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We then freeze r0 and $\dot M$ to obtain a stable fit for the other model parameters. The neutron star mass and radius are fixed at the standard values of $1.4~M_\odot$ and 10 km, which cannot be constrained by the comparison to the data. Among the results reported in Table 2, we note that the magnetic field which produces the cyclotron emission in the BW model has a strength $B=(5.91\pm0.02)\times 10^{11}$ G while the line centroid energy implies that the magnetic field in the line forming region is $\sim$1012 G. These results clearly suggest the existence of a spatial offset between the BW emission region and the cyclotron absorption region, as further explored in Sect. 5.

Due to some residuals in the transition region between the low energy thermal Comptonization component and the BW column emission, we introduce a third emission component in the form of a Gaussian line with energy $\sim$9 keV and standard deviation $\sigma=1$ keV. From Fig. 4 it is clear that this component gives a negligible contribution to the flux, unlike in the phenomenological model, and its necessity here probably stems from our rough description of the cyclotron scattering in strong magnetic fields.

4.3 Phase resolved spectroscopy

The vertically-integrated accretion column emission spectrum computed using the BW model is independent of the observation angle of the observer, who is assumed to be at rest in the frame of the neutron star. The angle independence stems from the fact that the model does not incorporate the full angle and energy dependence of the cyclotron scattering cross section, but instead uses a two-component formalism based on the cross sections $(\sigma_\parallel)$ and $(\sigma_\perp)$for photons propagating either parallel or perpendicular to the field. Despite the simplified treatment of the scattering cross section, it is interesting to see what insight can be gained by fitting the BW model to the phase-resolved spectral data. Physically, variations in the phase-resolved spectrum arise due to the partial occultation of the base of the accretion column, in combination with the angle dependence of the cyclotron cross section. These physical effects can be studied in an approximate manner by allowing the parameters in the BW model to vary as functions of the pulse phase. For example, the effect of the changing angle of observation due to the pulsar spin can be modeled by allowing the cross sections $(\sigma_\parallel)$ and $(\sigma_\perp)$ to vary, resulting in variation of the parameter $\xi$ as a function of the pulse phase (see Eq. (1)). Conversely, the effect of the partial occultation of the base of the column can be modeled by allowing for a phase dependency in the parameters B, $T_{\rm e}$, and $\delta$. Moreover, in each phase bin we note that light bending (see e.g. Kraus et al. 2003) might cause the mixing of emission arriving from different angles. Based on these observations, we extract phase-dependent parameters by applying the BW model to the spectra in 15 equally spaced phase bins.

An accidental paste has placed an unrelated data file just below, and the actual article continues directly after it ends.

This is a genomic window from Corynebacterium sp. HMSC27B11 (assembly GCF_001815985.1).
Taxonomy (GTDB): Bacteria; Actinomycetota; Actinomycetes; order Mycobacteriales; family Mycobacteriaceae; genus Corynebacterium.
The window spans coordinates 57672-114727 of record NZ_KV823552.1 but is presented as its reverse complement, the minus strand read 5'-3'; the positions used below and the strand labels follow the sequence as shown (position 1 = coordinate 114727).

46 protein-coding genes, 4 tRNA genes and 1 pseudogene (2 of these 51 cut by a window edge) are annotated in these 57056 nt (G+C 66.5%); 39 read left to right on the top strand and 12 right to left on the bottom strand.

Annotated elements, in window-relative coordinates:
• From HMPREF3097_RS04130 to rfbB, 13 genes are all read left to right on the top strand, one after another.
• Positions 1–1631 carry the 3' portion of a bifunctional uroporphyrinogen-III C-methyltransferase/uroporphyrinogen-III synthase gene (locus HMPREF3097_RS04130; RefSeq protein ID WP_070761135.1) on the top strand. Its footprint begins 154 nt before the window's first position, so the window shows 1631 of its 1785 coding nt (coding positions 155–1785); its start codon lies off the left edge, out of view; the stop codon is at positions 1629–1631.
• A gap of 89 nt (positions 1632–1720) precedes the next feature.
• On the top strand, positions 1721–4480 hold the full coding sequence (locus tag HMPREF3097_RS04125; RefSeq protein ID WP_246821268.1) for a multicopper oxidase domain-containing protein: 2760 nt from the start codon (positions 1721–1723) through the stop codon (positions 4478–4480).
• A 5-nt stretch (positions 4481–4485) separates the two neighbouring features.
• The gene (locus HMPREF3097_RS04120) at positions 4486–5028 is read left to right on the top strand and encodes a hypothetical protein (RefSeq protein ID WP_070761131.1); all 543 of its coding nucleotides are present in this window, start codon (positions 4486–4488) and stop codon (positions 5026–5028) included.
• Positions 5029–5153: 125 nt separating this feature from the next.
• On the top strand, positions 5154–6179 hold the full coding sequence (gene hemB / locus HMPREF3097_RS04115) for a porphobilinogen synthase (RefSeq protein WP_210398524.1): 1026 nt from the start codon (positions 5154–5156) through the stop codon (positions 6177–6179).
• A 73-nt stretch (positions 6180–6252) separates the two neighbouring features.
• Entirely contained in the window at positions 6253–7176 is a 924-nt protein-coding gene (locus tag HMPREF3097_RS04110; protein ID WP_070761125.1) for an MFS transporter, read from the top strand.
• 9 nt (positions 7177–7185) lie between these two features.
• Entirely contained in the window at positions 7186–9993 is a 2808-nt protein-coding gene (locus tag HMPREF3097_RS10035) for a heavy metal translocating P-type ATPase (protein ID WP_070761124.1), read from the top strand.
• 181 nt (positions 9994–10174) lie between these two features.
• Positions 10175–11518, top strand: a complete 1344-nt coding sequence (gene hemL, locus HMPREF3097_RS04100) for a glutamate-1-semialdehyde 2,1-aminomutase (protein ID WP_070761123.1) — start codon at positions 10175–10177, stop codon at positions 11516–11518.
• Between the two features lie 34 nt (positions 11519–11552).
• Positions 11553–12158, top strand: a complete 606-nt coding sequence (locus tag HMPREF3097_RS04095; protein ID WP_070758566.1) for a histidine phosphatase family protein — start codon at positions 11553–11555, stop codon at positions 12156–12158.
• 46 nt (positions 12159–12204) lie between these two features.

For the BW component, we adopt the values of $\dot M$ and r0derived for the phase averaged spectrum. For the lower energy compTT component, since we do not use the LECS data, the temperature of the seed photons cannot be constrained; we therefore freeze it to the value 0.51 keV found in the phase averaged spectrum. Depending on the particular characteristics of each single spectrum, some parameters cannot be constrained and thus are frozen at a suitable value consistent with the neighboring bins or the phase averaged spectrum. In particular, we put great care in limiting the line width by freezing the $\sigma $ parameter in the fitting process whenever its unconstrained value would give a major contribution to the continuum model.